Tour de Britain: the best summer cycle trails

Getting out on your bikes should be a fun family day out but busy roads can put you off. Here’s how to cycle this summer and stay safe.

Six family-friendly cycle trails to try this summer

Be inspired by our list of safe cycle routes and take your family out on a Tour de Britain

Grabbing your bikes and a picnic (check out our five budget-friendly homemade picnic treats here) and cycling your way around picturesque spots is the perfect way to spend a sunny day with the family.

While traffic makes trips by road far from ideal with children and inexperienced cyclists, happily there are some brilliant off-road cycling routes all over the UK that are worth trying.

So we’ve rounded up six great routes across the country, as well as links to help you find more tracks near you, plus some essential safety tips.

On your marks, get set, go!

Six family-friendly cycle routes

Cornwall: Camel Trail
Mostly traffic free and popular with cyclists of all ages, this route goes between Padstow and Wenford Bridge, along an old railway path. It’s fairly level, which makes it great for kids, and there are plenty of opportunities for wildlife spotting along the way. If you don’t have the stamina for the whole 18-mile route, you can just cycle between Padstow and Wadebridge (5.5 miles).
Distance: 18 miles
Level: moderate

London: Parkland Walk
As the name suggests, this is a route you share with pedestrians but there’s space for everyone. A leafy, easy route that follows a former railway line, it often passes above the streets from Finsbury Park to Alexandra Palace (with a short break in its route between Highgate and Muswell Hill). There are plenty of cafes along the way to stop off for refreshment too, notably in Queen’s Wood.
Distance: 4.5 miles
Level: easy

West Yorkshire: Spen Valley Greenway
Follow this delightful, traffic-free green corridor with moorland views through Cleckheaton, Dewsbury and Heckmondwike, passing wildlife reserves and rolling golf courses along the way. You can also spot artworks including ‘Swaledale Sheep’ and ‘Rotate’ along the tarmacked disused railway path.
Distance: 7 miles
Level: easy

Wales: Three Parks Trail
Part of the wonderful Celtic Trail, this route between Sirhowy Valley Country Park and Taff Bargoed is all on tarmac and is traffic-free. It takes you through beautiful parks, over an amazing 16-arch listed viaduct and past outdoor artworks like ‘The Wheel of Drams’ and the ‘Sultan the Pit Pony’ earth sculpture. Much of the area used to be coal-mining country and now includes popular outdoor activity spaces.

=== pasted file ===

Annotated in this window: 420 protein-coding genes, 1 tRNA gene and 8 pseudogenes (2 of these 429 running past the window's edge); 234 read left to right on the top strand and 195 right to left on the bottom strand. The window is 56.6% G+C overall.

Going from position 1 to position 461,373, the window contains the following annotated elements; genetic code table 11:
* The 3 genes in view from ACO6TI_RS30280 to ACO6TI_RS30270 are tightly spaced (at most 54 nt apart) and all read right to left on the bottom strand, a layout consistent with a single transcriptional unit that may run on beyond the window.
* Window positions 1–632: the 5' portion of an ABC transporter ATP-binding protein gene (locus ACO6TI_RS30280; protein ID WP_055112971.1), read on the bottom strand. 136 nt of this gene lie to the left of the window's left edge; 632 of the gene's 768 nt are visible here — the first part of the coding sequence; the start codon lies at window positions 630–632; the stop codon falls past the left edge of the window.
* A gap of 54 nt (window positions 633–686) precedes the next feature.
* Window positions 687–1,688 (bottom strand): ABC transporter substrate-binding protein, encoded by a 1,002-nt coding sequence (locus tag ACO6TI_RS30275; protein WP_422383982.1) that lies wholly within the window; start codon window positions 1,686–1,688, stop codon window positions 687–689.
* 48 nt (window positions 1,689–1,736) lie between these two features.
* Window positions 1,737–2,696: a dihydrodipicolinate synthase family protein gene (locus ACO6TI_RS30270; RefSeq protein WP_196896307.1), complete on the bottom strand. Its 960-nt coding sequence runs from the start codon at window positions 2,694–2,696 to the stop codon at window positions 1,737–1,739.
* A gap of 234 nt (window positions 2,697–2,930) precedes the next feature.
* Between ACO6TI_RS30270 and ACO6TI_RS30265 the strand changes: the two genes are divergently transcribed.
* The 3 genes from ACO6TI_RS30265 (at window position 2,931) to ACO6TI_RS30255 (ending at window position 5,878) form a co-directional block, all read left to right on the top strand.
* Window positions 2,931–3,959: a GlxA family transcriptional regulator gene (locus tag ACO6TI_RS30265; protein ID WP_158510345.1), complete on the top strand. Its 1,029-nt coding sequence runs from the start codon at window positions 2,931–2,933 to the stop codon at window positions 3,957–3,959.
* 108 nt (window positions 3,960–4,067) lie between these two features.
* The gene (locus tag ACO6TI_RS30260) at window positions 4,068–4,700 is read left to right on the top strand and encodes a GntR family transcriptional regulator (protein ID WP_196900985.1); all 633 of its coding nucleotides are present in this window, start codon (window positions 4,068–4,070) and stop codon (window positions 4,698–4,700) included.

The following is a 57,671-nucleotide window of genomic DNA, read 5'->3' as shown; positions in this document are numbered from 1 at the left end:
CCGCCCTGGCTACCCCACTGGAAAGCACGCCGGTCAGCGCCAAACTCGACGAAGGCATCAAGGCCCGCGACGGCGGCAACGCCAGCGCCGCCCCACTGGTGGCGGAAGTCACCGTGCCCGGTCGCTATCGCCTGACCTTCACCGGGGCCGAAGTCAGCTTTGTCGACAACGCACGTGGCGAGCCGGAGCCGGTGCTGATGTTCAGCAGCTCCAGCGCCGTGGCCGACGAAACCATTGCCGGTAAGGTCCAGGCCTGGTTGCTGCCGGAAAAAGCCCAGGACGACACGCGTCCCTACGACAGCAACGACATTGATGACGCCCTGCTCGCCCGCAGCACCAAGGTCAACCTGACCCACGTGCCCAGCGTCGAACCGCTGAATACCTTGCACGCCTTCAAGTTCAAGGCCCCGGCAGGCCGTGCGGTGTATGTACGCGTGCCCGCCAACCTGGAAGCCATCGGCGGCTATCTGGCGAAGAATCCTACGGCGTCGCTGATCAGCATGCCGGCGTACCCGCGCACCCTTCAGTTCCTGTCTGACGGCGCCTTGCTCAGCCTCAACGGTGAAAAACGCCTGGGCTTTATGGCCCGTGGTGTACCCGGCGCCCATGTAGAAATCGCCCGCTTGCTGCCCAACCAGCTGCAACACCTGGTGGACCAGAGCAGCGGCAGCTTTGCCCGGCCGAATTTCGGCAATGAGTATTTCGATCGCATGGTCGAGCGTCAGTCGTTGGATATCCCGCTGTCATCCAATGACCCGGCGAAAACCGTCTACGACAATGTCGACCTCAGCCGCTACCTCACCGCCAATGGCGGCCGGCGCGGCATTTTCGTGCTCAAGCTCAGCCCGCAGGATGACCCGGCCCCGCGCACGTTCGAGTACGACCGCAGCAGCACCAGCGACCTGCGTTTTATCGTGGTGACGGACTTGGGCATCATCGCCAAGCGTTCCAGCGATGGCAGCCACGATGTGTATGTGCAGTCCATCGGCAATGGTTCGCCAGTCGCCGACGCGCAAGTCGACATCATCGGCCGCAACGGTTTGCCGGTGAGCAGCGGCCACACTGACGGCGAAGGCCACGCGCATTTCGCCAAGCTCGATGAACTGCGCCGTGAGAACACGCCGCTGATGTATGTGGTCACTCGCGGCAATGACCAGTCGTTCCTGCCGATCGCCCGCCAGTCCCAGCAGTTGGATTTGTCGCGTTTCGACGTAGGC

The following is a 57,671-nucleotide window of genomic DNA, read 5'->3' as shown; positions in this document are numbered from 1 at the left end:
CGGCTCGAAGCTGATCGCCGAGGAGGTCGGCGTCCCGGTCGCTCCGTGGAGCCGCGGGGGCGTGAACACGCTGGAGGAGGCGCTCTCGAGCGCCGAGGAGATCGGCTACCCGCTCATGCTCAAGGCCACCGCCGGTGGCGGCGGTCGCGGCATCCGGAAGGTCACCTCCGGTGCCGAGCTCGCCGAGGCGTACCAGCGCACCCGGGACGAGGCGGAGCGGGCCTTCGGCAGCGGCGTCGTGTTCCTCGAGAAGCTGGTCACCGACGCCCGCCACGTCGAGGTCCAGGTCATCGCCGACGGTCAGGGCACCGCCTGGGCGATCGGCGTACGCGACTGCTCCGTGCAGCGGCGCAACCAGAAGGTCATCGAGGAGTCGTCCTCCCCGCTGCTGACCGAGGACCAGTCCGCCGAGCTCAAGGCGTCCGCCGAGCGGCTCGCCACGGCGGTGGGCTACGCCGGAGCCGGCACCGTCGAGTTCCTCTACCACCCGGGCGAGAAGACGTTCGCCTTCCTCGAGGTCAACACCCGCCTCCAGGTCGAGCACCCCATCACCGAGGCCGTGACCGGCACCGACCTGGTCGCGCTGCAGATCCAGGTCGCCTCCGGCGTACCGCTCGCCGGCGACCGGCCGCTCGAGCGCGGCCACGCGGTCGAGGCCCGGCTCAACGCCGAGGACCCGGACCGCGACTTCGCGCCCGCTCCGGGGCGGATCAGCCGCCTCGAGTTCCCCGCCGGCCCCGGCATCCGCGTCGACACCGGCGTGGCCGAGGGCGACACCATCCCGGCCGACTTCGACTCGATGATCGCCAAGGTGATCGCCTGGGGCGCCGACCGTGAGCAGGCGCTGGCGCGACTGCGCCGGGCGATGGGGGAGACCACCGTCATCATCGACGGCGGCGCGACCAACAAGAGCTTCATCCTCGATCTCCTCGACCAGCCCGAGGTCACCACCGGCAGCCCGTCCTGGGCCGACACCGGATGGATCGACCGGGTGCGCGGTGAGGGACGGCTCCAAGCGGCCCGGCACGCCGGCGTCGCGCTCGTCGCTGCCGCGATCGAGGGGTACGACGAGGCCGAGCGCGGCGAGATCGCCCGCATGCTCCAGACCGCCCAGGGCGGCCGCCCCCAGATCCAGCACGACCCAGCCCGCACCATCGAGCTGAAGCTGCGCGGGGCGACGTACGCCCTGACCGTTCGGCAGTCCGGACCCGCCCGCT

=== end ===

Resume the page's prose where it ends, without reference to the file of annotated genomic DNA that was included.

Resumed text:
Distance: 13 miles
Level: easy

Northern Ireland: Comber Greenway
This pathway out of East Belfast to Comber takes in plenty of wildlife-friendly habitat, so it’s a great route to pootle along with the kids on a sunny day. Look out for the statue dedicated to author CS Lewis and for the Enler River, which runs close to the Greenway.
Distance: 7 miles
Level: easy

Scotland: Bowling to the Falkirk Wheel
Along the Forth and Clyde Canal between Glasgow and Falkirk is easy-going flat terrain with contrasting views of striking industrial landscape and pretty countryside. Look out for the Falkirk Wheel – the world’s only rotating boat lift! It’s a long-distance option and there is a short on-road section in Glasgow, but you can join the route at stations further along the route if you prefer.
Distance: 31
Level: moderate

Explore some more cycling routes
With 14,000 miles of bike-friendly routes across the UK National Cycle Network, you’re sure to find a stretch close to home. Check out this interactive map to explore your local area.

Stay safe while cycling
There are few dangers when cycling in traffic-free areas, but it’s best to take precautions to avoid any bumps and scrapes and to be aware when you do come to a busier route. Follow these important safety tips before saddling up:

  1. Make sure your child is comfortable on their bike and it’s the right size for them, ensuring they can touch the floor with the balls of their feet when sitting on the saddle.
  2. Make sure they wear a helmet that fits them well.
  3. Cycle behind your children – or if there are two adults, position one in front and one behind.
  4. Teach your kids to use their bell to warn walkers they are approaching, and to slow down when passing people and animals.

Do you have a favourite cycle route? Let us know where you roam in the comments section below.